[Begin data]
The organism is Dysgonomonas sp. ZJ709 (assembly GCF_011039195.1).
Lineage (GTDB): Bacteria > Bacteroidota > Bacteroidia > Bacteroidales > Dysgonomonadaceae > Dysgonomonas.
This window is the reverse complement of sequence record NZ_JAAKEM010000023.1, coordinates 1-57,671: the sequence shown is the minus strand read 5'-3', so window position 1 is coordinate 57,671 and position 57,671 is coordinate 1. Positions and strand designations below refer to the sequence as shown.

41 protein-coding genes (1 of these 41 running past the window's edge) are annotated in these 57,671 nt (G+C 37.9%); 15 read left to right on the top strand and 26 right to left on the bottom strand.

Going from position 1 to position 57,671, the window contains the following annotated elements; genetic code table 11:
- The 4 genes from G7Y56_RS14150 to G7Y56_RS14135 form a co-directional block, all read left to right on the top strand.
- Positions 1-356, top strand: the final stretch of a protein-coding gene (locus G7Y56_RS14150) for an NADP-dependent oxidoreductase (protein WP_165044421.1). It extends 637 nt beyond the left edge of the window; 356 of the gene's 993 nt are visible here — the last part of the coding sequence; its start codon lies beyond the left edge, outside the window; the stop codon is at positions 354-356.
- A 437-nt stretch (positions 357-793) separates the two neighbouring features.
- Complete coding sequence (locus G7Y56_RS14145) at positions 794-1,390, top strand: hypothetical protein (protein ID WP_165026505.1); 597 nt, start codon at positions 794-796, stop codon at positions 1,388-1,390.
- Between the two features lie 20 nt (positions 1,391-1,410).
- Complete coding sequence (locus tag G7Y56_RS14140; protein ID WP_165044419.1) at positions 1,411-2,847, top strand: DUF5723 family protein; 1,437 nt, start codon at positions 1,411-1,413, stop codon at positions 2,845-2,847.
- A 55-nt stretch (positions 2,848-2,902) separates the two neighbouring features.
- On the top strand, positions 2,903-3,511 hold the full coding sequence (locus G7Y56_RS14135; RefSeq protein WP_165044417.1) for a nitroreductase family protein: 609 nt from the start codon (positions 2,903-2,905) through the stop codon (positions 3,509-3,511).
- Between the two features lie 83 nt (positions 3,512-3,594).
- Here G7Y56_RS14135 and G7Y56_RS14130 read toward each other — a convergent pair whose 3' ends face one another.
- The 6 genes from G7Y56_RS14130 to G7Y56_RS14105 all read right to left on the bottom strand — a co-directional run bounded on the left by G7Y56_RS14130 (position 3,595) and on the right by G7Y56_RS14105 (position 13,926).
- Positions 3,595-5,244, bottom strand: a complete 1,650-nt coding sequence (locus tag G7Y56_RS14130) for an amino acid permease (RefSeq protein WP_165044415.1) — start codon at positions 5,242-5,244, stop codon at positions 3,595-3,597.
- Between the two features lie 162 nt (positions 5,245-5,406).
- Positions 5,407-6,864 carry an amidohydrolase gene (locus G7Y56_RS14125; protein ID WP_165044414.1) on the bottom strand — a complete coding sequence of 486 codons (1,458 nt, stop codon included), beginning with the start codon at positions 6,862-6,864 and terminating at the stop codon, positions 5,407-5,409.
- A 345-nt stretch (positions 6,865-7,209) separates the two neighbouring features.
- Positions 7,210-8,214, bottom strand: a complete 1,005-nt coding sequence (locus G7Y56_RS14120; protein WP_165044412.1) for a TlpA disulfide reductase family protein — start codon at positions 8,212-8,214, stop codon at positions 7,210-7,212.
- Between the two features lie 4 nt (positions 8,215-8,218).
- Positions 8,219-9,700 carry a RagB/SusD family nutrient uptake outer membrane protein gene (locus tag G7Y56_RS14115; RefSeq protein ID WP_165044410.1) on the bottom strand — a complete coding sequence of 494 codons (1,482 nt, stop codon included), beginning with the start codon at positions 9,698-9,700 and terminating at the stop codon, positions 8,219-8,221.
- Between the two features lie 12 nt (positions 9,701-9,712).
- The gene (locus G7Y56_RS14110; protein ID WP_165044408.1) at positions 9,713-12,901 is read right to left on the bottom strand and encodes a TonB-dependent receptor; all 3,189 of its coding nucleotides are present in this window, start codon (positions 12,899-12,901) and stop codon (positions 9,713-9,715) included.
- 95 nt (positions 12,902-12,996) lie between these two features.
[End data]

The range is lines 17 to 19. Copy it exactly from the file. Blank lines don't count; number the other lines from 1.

- Positions 3,595-5,244, bottom strand: a complete 1,650-nt coding sequence (locus tag G7Y56_RS14130) for an amino acid permease (RefSeq protein WP_165044415.1) — start codon at positions 5,242-5,244, stop codon at positions 3,595-3,597.
- Between the two features lie 162 nt (positions 5,245-5,406).
- Positions 5,407-6,864 carry an amidohydrolase gene (locus G7Y56_RS14125; protein ID WP_165044414.1) on the bottom strand — a complete coding sequence of 486 codons (1,458 nt, stop codon included), beginning with the start codon at positions 6,862-6,864 and terminating at the stop codon, positions 5,407-5,409.